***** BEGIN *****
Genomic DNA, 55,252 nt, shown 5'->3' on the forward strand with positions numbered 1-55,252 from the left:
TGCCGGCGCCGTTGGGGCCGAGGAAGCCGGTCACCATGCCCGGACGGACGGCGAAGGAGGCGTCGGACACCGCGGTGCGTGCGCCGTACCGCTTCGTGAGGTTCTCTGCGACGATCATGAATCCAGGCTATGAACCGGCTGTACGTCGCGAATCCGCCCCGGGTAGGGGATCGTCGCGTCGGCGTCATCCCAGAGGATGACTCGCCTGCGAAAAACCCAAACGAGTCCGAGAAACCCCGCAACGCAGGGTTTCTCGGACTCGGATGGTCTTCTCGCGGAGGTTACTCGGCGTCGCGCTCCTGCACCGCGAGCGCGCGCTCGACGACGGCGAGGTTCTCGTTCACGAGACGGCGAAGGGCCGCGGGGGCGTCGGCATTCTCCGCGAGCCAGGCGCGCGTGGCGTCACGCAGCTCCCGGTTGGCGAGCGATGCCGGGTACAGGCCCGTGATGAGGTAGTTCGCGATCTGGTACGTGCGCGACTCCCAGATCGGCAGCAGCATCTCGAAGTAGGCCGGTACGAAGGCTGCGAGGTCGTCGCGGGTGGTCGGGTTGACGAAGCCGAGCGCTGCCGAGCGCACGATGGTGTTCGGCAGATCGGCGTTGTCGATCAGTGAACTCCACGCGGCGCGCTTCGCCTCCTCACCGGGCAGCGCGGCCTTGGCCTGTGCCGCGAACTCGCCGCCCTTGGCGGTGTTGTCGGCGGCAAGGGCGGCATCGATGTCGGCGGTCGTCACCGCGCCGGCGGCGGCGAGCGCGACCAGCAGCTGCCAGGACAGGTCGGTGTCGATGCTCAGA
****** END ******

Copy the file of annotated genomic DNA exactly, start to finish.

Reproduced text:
Genomic DNA, 55,252 nt, shown 5'->3' on the forward strand with positions numbered 1-55,252 from the left:
TGCCGGCGCCGTTGGGGCCGAGGAAGCCGGTCACCATGCCCGGACGGACGGCGAAGGAGGCGTCGGACACCGCGGTGCGTGCGCCGTACCGCTTCGTGAGGTTCTCTGCGACGATCATGAATCCAGGCTATGAACCGGCTGTACGTCGCGAATCCGCCCCGGGTAGGGGATCGTCGCGTCGGCGTCATCCCAGAGGATGACTCGCCTGCGAAAAACCCAAACGAGTCCGAGAAACCCCGCAACGCAGGGTTTCTCGGACTCGGATGGTCTTCTCGCGGAGGTTACTCGGCGTCGCGCTCCTGCACCGCGAGCGCGCGCTCGACGACGGCGAGGTTCTCGTTCACGAGACGGCGAAGGGCCGCGGGGGCGTCGGCATTCTCCGCGAGCCAGGCGCGCGTGGCGTCACGCAGCTCCCGGTTGGCGAGCGATGCCGGGTACAGGCCCGTGATGAGGTAGTTCGCGATCTGGTACGTGCGCGACTCCCAGATCGGCAGCAGCATCTCGAAGTAGGCCGGTACGAAGGCTGCGAGGTCGTCGCGGGTGGTCGGGTTGACGAAGCCGAGCGCTGCCGAGCGCACGATGGTGTTCGGCAGATCGGCGTTGTCGATCAGTGAACTCCACGCGGCGCGCTTCGCCTCCTCACCGGGCAGCGCGGCCTTGGCCTGTGCCGCGAACTCGCCGCCCTTGGCGGTGTTGTCGGCGGCAAGGGCGGCATCGATGTCGGCGGTCGTCACCGCGCCGGCGGCGGCGAGCGCGACCAGCAGCTGCCAGGACAGGTCGGTGTCGATGCTCAGA